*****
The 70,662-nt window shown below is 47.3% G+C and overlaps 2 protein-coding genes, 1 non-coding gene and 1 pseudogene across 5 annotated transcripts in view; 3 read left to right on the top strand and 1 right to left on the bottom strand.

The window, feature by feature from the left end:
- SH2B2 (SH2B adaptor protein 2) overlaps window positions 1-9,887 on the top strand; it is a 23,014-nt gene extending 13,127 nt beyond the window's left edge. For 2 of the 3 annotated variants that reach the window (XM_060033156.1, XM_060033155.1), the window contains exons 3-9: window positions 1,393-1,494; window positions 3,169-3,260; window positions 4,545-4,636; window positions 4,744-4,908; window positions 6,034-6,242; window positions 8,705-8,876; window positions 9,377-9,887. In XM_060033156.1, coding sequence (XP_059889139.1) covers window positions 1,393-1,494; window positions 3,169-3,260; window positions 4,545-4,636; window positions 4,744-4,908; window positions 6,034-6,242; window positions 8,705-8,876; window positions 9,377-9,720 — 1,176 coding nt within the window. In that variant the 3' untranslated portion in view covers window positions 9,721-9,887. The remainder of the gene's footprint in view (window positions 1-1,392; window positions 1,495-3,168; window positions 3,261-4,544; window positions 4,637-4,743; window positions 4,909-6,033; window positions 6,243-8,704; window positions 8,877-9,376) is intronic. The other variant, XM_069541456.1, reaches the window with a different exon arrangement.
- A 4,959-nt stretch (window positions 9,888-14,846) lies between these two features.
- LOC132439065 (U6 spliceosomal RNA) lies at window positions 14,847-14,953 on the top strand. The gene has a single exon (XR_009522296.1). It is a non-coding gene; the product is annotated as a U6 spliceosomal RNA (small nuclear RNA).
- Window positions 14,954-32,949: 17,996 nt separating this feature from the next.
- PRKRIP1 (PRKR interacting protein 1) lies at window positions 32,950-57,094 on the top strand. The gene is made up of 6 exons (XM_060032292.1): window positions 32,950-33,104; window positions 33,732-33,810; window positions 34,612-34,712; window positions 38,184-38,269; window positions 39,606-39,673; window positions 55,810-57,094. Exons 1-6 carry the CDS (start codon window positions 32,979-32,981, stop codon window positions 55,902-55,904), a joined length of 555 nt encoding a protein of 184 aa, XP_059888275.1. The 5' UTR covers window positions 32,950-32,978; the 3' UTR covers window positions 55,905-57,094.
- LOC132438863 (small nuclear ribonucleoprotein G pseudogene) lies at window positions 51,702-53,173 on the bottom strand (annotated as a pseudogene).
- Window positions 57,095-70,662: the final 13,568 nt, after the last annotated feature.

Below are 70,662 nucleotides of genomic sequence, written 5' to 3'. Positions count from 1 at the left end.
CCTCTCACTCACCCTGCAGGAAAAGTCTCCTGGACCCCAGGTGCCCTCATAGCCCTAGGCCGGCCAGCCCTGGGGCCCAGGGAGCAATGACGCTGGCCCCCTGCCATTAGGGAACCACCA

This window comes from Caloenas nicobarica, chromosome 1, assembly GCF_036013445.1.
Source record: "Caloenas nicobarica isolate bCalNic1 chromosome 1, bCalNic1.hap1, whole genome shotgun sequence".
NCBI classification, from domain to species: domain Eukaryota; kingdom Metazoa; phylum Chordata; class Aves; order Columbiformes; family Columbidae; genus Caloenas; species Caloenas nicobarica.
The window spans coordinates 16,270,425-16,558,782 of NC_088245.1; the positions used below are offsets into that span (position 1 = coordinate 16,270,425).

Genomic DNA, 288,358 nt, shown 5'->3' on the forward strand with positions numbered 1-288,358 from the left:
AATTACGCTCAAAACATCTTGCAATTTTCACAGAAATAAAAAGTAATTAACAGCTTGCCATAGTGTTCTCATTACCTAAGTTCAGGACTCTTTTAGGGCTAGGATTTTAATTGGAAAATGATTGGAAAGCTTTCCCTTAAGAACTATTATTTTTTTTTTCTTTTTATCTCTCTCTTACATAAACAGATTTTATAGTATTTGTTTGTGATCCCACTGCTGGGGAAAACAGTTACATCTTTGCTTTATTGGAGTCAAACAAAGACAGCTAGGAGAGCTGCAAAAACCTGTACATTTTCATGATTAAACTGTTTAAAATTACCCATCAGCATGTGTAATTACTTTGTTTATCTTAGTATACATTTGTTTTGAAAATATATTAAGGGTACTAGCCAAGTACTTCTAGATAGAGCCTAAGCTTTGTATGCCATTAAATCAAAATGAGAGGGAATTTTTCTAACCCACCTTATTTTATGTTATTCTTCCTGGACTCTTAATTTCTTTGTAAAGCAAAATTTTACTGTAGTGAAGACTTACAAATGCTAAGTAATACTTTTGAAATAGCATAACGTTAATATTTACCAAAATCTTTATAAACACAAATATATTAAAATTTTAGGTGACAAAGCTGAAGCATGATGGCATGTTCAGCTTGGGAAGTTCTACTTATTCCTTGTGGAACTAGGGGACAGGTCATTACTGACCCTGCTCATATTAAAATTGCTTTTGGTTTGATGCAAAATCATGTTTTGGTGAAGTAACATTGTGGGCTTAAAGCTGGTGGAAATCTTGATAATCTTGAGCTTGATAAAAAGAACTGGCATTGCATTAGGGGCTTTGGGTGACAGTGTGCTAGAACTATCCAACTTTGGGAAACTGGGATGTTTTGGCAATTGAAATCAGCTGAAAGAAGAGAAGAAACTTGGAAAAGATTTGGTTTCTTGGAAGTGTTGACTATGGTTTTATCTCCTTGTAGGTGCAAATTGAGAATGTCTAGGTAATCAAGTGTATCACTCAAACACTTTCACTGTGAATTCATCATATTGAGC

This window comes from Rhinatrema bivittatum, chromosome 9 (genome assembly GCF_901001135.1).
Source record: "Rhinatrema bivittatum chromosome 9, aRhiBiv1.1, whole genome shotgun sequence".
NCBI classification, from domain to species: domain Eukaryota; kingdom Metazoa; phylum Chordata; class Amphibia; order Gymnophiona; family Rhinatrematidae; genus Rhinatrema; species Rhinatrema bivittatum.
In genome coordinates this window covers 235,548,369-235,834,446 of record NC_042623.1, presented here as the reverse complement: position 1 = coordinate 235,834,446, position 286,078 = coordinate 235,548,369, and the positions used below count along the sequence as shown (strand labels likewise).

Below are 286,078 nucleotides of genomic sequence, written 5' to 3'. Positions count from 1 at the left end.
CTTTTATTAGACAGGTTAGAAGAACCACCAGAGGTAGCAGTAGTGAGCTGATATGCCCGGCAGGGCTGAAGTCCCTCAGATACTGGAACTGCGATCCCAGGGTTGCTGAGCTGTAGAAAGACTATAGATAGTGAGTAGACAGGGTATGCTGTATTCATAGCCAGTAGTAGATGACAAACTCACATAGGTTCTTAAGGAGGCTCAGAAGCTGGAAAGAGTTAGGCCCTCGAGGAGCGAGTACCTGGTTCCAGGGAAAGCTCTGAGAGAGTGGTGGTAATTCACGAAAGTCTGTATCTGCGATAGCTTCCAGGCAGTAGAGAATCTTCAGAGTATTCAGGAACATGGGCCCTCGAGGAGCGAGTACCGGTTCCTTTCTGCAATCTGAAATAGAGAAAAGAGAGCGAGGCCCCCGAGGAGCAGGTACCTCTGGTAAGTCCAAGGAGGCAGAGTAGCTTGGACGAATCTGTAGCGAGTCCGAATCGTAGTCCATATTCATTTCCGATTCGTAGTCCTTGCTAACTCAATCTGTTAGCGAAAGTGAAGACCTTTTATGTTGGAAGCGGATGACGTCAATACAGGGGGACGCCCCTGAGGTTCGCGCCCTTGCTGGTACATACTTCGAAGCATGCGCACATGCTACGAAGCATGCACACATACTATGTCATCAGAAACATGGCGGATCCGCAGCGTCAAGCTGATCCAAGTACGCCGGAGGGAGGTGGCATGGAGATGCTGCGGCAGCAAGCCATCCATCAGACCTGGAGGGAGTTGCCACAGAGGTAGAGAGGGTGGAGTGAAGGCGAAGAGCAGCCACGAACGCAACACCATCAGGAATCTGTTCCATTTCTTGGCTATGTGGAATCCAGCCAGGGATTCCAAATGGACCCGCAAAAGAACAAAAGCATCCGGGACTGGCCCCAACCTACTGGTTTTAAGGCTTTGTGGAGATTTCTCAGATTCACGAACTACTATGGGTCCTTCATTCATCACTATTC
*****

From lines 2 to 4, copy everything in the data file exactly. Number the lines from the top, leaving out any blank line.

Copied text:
The window, feature by feature from the left end:
- SH2B2 (SH2B adaptor protein 2) overlaps window positions 1-9,887 on the top strand; it is a 23,014-nt gene extending 13,127 nt beyond the window's left edge. For 2 of the 3 annotated variants that reach the window (XM_060033156.1, XM_060033155.1), the window contains exons 3-9: window positions 1,393-1,494; window positions 3,169-3,260; window positions 4,545-4,636; window positions 4,744-4,908; window positions 6,034-6,242; window positions 8,705-8,876; window positions 9,377-9,887. In XM_060033156.1, coding sequence (XP_059889139.1) covers window positions 1,393-1,494; window positions 3,169-3,260; window positions 4,545-4,636; window positions 4,744-4,908; window positions 6,034-6,242; window positions 8,705-8,876; window positions 9,377-9,720 — 1,176 coding nt within the window. In that variant the 3' untranslated portion in view covers window positions 9,721-9,887. The remainder of the gene's footprint in view (window positions 1-1,392; window positions 1,495-3,168; window positions 3,261-4,544; window positions 4,637-4,743; window positions 4,909-6,033; window positions 6,243-8,704; window positions 8,877-9,376) is intronic. The other variant, XM_069541456.1, reaches the window with a different exon arrangement.
- A 4,959-nt stretch (window positions 9,888-14,846) lies between these two features.